I currently have two CFcards for my camera, a cheapie that came free with the camera & a SanDisk Ultra II. The SanDisk Ultra II was about twice the price of the cheapie memory, but it'll also write about twice as fast. The Extreme III, however, is what SanDisk are currently pushing as their fastest highest-tech card for your camera, and loads of people buy it. Check the table, however, and you'll see it's only a couple of percent faster in my camera... and at twice the price, of course.

    So this is why the Rob Galbraith tables [] are more useful than some 19-page review full of ads - you can just glance down the page & easily compare the brands that your supplier offers for a real-world comparison and see if they're worth the price.


  • by tarm ( 583789 ) on Saturday July 22, 2006 @01:05PM (#15763333)
    Another (and I think better) comparison site is here [] and it has also compares different cameras in conjuction with different cards, which is fantastic if you have one of those cameras. Even if you don't, you can tell whether the card is fast.
  • Define "Expensive" (Score:3, Insightful)

    by edunbar93 ( 141167 ) on Saturday July 22, 2006 @01:08PM (#15763346)
    So why are most of us buying expensive digital cameras and using cheap memory cards?

    Well, I suppose that all depends on how you define an expensive camera.

    $300, while expensive, is not expensive for a camera. Kind of like how $3000 is not expensive for a car.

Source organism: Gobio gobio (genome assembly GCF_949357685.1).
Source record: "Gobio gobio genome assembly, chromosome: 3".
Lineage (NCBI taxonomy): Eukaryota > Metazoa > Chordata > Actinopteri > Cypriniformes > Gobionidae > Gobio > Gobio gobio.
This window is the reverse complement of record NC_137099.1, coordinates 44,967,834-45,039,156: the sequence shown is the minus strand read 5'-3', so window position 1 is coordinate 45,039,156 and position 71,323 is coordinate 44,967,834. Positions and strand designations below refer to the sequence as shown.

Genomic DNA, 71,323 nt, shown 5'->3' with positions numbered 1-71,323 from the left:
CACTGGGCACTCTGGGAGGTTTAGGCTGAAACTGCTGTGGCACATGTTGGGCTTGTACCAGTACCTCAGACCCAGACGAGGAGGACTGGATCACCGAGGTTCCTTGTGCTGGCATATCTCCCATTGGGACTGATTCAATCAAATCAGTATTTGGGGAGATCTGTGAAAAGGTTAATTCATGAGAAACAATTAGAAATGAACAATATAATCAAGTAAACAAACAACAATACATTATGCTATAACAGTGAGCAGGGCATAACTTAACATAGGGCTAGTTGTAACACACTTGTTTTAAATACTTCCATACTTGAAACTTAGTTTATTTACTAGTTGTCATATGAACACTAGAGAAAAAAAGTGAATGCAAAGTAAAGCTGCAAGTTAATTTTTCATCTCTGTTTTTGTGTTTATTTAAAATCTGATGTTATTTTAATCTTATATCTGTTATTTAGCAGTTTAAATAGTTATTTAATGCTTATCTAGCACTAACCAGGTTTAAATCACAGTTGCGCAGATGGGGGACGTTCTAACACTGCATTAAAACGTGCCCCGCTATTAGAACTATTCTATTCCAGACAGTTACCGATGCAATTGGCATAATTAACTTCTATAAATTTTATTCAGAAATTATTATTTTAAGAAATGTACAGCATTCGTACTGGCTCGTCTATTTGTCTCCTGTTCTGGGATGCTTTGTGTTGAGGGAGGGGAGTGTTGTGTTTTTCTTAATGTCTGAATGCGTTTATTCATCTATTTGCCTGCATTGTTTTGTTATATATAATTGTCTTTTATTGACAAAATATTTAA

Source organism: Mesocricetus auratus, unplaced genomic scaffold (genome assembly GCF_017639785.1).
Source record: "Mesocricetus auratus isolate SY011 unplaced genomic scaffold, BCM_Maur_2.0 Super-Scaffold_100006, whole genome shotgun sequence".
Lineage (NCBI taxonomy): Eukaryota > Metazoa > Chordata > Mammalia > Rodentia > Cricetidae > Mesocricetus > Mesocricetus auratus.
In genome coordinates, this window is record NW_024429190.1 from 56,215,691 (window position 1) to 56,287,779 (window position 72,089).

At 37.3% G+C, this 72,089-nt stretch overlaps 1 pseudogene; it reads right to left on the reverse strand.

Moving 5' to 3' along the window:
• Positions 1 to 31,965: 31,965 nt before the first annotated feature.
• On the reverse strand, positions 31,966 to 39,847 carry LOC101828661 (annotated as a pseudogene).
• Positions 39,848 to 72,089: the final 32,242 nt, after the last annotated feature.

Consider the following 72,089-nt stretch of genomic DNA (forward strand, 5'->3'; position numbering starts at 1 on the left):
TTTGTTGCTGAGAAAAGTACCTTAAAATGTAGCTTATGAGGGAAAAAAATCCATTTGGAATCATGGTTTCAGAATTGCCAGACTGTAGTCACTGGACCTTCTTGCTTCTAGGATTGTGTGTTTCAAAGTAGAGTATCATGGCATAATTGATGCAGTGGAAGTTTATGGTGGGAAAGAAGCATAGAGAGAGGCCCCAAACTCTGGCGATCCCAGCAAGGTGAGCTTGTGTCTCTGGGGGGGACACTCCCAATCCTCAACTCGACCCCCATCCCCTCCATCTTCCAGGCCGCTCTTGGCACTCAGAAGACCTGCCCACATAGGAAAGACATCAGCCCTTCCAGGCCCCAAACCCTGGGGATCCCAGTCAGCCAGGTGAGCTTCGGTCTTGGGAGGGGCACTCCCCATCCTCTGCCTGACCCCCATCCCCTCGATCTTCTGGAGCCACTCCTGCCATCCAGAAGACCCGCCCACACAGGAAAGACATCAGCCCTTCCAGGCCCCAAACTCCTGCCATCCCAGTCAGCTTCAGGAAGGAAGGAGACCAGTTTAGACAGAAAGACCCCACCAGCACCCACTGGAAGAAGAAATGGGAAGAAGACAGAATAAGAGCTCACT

Expensive cameras generally start at around $900. That's around where professional SLR digital cameras *start*, and go up from there. And believe me, anyone who spends $2000+ on a camera, doesn't fuck around with buying cheap cards. That's in no small part because they need very *large* memory cards to store pictures in RAW format.

    "Most of us" don't spend that much money on a camera. Most of us spend around $300-$500. And thus, since we generally don't have a lot of money left over to spend, it's spent on cheap memory cards. Not that it's a big deal these days, since today's cheap memory cards are last week's hella fast and large memory cards. I just picked up a 1 gig SD card that's rated at 133x for $30. And I'm told I could have gotten it at 1/3 that cost elsewhere. Our Canon A80 has a 1x write 256M CF card from 2 years ago, and it was considerably more expensive than that.
  • by kg261 ( 990379 ) on Saturday July 22, 2006 @02:38PM (#15763606)
    There are a lot of different aspects to testing nand flash performance. The burst speed of a 25MHz 4-bit bus (used in original SD) would be about 12.5Mbytes/sec. But data is not written immediately to flash, but stored in a buffer. An often quoted read/write speed of 9Mbyte/sec likely involves writes to consecutively addressed blocks and the SD memory block management system has a ready supply of erased blocks. Put a filesystem on top of the NAND memory block management system, and things get more complex. Fragmentation is going to be a problem here eventually as well. Did this test do any long term testing? Another factor (for PC testing) is the SD interface. Is this over USB or and SD slot such as those found in a laptop. The peak rate may be 60Mbyte/sec, but add protocol overhead, and again, random access times can be heavily affected. I went through this a little while ago and wrote a test program which measures peak USB flash memory performance 'under' the filesystem to as to try to attain the quoted peak speeds. I have write and read results for plain blue Sandisk (5 and 8 MByte/sec) and Lexar (5 and 4 MByte/sec) at []